But they didn't realize how physically demanding it is on the individual. And so you would just do what you had to do to get through. But with time and experience, I've really learned how to pace it.
GROSS: If you're just joining us, my guest is Jon Bon Jovi, and Bon Jovi has a new CD called "The Circle," which comes with a companion DVD called "When We Were Beautiful." And there's also a new Bon Jovi book of photographs and interviews called "When We Were Beautiful."
I'd like to play another track from the new CD. And this is "Work for the Working Man," and it gets back to what we were talking about before, about this being a very kind of timely, topical set of songs for hard times.
(Soundbite of laughter)
Mr. BON JOVI: Mm-hmm.
GROSS: Would you talk about this song, and also about your songwriting process?
Mr. BON JOVI: Sure. Well, this song in particular, I was watching a news report on "60 Minutes" on Wilmington, Ohio and the DHL airfreight company who was pulling out of Ohio. And if not for the workers directly affected, the interdependency of the businesses around and surrounding that airport and that business devastated this city.
And so now there's an over 15 percent unemployment rate, and the story focused on the one lady whose job it was to walk her fellow workers to the gate and take their ID badge. Their pensions were lost. Their badge of honor, which were these ID badges, the way they identified themselves in and around the community proudly was that they worked for the company.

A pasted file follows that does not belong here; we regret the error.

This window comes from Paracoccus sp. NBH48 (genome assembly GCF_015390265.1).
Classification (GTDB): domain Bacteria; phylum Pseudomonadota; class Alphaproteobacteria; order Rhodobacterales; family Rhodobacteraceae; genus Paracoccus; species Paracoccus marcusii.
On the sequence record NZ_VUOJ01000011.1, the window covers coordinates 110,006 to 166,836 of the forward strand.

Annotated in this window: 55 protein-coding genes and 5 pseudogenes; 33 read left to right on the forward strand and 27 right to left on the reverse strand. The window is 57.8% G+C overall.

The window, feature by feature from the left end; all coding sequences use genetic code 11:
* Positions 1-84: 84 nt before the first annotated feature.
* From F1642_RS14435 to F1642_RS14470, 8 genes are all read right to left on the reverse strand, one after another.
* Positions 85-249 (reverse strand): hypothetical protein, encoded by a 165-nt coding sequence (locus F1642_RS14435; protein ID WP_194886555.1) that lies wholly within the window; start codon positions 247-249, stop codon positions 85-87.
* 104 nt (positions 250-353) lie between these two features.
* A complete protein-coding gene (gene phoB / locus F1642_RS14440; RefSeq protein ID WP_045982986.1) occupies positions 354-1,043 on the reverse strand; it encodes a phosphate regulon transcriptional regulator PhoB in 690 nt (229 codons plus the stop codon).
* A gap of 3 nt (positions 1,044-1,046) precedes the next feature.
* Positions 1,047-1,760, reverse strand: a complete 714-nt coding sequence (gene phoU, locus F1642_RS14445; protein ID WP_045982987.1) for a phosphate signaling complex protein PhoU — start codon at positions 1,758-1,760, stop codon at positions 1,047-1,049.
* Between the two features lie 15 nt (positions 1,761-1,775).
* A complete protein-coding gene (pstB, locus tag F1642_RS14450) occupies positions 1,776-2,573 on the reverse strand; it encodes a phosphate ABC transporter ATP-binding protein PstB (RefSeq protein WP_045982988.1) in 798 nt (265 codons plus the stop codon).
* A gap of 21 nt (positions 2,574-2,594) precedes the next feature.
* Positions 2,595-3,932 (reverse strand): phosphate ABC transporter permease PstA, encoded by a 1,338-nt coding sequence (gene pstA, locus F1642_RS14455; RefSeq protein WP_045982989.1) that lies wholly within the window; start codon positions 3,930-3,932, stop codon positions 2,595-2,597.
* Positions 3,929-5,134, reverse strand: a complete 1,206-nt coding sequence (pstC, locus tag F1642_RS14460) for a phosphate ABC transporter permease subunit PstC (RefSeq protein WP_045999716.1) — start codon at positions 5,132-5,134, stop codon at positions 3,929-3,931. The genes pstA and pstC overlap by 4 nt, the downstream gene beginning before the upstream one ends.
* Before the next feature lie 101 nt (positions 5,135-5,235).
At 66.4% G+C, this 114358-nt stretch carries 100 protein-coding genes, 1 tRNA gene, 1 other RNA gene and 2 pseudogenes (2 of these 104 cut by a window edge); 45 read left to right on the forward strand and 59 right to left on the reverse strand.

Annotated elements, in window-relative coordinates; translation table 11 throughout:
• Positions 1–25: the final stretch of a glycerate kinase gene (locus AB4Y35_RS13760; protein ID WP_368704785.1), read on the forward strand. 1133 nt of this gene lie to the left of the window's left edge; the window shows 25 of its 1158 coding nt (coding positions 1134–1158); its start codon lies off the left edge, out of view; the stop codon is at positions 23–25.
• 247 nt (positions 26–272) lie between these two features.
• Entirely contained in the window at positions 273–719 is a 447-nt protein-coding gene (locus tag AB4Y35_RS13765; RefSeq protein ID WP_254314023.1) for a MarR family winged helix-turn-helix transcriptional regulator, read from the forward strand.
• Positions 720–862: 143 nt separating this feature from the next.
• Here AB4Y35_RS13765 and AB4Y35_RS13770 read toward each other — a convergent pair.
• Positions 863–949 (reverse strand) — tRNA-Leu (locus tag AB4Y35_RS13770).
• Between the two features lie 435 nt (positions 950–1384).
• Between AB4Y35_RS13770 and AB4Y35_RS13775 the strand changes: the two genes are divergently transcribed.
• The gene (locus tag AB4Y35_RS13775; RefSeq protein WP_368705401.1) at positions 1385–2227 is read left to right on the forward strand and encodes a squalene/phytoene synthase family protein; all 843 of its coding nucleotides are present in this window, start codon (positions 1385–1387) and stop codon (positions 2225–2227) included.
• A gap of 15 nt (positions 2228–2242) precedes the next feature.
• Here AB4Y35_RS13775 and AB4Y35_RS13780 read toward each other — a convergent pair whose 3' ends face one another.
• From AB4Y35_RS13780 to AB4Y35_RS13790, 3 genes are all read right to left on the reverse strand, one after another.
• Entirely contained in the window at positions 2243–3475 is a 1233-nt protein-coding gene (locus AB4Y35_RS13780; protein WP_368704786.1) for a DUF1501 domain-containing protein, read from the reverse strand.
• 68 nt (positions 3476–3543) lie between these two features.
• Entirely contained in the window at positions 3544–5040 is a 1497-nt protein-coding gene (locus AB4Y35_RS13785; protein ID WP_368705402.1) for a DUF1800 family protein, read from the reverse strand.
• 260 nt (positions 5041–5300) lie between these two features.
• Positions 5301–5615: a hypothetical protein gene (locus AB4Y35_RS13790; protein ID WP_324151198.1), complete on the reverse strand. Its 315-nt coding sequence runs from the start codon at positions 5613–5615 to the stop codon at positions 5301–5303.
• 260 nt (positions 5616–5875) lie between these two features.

I was floored by this set of circumstances, and I thought who's going to work for the working man? Who's going to be the one to say, you know, I'm here for you. What can I do to lend that hand?
I couldn't have written those lyrics, I lost my pension, they took my ID, from the first person because I've never worked in those situations. Like I said before, I was a very young man when I got a record deal. And now as the narrator in this story, the one who was able to tell it for them and for those who care to listen, I wanted to make sure that I told it from a true and honest standpoint.
GROSS: Yeah, that prevents the song from being disingenuous. Like, oh, yeah, he's not a working man.
Mr. BON JOVI: Well, I certainly am, and I come from that.
GROSS: I mean, not that you don't work, but I mean a working-class man now. Yeah.
Mr. BON JOVI: Well, the pay scale has changed, that's for sure, but I come from, as do my band mates, a very blue-collar background. And, you know, where I - in and when I grew up in the city I grew up in, there was really two choices. You joined the service, or you went to work in the factories. I didn't know anybody who even went to college. You went right out from high school and went to work.